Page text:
It’s like any other place, and you must worry about your safety. So it’s not like we go like a superman, there are a lot of processes involved, we need to go through a kind of training, which I go to every few years, there are refresher courses. We’re trained on how to survive, what to take, and where to push through in hostile environments, including war, conflict, or other places. It depends on where you’re, but if you’re in a war zone, there are limitations to where you can move. And also depends on which kind of war zones you’re in. I won’t say it is exciting, but it is often easy to shoot a war visually, where you don’t have to go looking; we have to be careful of our safety. And it also depends on what you want to shoot. I’m not always shooting flying bullets, which is important, but I try to shoot the effect of the war, especially on kids, people who don’t have anything, who’re just caught in between.  

Journalists take cover as a suicide car bomb explodes during clashes between Iraqi forces and Islamic State militants in western Mosul, Iraq, May 16, 2017. REUTERS/Danish Siddiqui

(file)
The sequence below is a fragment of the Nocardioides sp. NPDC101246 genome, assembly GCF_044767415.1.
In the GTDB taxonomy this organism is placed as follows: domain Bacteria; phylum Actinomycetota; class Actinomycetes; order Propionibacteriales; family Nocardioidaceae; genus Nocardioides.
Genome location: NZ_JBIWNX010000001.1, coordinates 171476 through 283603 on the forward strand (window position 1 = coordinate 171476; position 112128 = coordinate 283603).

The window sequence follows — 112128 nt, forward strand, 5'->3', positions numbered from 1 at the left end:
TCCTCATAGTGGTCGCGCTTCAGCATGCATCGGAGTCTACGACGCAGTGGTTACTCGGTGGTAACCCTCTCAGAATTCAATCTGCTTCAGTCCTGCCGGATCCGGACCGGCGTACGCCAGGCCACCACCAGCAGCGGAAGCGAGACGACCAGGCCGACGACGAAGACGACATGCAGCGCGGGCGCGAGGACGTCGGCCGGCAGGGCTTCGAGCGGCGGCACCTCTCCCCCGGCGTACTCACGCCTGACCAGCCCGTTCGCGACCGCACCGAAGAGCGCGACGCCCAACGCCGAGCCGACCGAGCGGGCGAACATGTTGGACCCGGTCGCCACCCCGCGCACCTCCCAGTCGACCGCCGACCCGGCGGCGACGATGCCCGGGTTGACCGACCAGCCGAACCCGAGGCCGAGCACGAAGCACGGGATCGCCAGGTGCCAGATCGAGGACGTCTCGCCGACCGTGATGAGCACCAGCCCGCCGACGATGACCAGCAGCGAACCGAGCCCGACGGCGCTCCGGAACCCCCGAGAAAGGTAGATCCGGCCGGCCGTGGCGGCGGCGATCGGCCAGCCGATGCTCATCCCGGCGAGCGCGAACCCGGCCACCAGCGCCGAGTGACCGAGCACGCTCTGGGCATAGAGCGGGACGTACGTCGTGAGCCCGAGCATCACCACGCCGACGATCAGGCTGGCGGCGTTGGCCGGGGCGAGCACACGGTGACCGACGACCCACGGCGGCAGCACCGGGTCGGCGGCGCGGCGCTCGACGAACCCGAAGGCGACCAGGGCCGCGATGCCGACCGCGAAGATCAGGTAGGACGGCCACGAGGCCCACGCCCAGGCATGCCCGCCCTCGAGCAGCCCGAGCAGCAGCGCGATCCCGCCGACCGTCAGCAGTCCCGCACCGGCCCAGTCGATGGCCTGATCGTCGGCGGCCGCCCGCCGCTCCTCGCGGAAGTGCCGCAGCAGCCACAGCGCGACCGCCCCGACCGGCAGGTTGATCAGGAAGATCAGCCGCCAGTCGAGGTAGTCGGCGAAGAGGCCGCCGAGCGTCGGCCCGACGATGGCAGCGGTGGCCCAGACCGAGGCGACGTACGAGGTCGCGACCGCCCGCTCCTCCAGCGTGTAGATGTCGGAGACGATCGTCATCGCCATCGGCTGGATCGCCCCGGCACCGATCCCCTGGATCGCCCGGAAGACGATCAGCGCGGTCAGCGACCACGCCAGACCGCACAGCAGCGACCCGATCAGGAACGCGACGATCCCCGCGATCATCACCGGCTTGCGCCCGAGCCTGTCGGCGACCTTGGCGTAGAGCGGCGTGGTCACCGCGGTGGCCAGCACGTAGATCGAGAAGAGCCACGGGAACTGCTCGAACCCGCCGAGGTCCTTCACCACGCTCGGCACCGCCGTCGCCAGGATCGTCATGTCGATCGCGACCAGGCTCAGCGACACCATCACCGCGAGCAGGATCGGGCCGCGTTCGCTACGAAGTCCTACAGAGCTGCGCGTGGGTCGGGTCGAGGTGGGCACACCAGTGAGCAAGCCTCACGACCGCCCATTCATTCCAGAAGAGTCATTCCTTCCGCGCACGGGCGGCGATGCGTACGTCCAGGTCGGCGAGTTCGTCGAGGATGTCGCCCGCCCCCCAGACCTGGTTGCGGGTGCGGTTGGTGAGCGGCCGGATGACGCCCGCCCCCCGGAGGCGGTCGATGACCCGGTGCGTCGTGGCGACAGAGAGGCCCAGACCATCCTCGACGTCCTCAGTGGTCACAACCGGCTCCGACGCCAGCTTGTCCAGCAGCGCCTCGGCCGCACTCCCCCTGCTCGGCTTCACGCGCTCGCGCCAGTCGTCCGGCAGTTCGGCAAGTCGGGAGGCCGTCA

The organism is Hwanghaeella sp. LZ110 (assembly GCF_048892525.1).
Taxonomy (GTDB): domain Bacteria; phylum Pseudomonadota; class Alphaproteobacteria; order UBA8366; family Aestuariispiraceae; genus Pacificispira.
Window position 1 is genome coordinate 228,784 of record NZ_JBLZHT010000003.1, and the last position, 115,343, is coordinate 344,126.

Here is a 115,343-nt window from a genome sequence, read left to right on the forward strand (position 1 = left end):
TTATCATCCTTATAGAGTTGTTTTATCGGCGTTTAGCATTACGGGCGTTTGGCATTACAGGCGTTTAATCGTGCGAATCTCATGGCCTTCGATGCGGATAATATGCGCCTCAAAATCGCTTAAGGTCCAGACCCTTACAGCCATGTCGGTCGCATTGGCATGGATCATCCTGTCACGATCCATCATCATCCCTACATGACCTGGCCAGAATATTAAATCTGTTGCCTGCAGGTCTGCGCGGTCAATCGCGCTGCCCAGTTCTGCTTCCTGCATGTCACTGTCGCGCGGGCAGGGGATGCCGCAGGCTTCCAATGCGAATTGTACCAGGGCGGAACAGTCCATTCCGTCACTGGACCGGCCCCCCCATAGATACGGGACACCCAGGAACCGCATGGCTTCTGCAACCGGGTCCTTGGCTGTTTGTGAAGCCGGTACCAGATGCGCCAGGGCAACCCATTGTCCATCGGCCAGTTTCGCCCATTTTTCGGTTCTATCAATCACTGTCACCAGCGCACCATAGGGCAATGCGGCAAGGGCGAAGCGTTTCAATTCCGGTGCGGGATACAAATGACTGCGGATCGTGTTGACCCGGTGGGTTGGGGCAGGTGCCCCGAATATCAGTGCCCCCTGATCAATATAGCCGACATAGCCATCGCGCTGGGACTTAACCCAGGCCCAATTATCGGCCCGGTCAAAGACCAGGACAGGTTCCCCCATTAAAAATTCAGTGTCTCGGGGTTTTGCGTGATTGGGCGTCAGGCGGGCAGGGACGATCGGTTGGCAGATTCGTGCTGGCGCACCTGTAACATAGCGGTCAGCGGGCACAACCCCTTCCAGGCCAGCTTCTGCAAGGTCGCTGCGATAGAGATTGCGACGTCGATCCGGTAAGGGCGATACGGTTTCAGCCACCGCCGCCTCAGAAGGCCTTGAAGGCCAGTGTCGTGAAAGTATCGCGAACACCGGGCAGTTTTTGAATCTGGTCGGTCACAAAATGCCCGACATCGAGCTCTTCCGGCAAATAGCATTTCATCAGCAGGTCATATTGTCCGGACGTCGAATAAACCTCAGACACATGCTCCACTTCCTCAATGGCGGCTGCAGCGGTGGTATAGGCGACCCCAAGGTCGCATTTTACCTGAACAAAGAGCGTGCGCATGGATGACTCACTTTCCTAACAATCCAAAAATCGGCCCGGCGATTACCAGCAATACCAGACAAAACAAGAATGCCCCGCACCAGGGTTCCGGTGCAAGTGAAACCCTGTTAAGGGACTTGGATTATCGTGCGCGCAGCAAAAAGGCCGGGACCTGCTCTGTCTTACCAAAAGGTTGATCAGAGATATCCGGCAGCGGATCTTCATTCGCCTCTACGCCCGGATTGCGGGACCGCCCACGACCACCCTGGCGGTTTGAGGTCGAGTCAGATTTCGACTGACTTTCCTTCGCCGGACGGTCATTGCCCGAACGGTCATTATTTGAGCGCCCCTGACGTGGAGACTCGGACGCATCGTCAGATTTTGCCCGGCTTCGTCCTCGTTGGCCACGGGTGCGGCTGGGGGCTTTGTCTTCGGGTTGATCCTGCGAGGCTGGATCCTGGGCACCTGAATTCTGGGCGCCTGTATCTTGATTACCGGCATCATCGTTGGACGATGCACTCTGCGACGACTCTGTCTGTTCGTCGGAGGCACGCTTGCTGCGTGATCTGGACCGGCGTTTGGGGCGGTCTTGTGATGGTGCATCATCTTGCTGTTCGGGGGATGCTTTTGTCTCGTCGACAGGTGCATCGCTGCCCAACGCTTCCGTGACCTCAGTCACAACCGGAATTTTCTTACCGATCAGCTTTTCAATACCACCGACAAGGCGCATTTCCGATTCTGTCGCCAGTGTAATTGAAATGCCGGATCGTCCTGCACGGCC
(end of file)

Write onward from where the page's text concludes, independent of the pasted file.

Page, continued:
If you had to chart your journey as a photojournalist, what milestones would you count as the most significant?

I don’t know. For me, all my pictures and my assignments are like kids. I’ve covered almost everything that happened in South Asia, in the Indian subcontinent, for the last eight-nine years, from the floods to the flash floods and earthquakes. I was in Afghanistan, in Iraq. I don’t know what the milestones are, but yeah, I think Afghanistan was very close to my heart because I wanted to showcase Afghanistan not only as a place that’s totally screwed up because of the war, I wanted to show how people are still living there, they still have a life. I’m glad I could show you their theaters because I always believe cinemas are the best places to tell you about how people live. It was something different, everyone was just shooting the war, which I also shot, but I wanted to shoot something else.

A man smokes inside the theatre before a show at Pameer Cinema. It’s a far cry from the heyday of Afghan-produced film 40 years ago, when cinemagoers were required to wear suits or evening wear.Danish Siddiqui/Reuters

Full Story Link: Kabul’s Silver Screens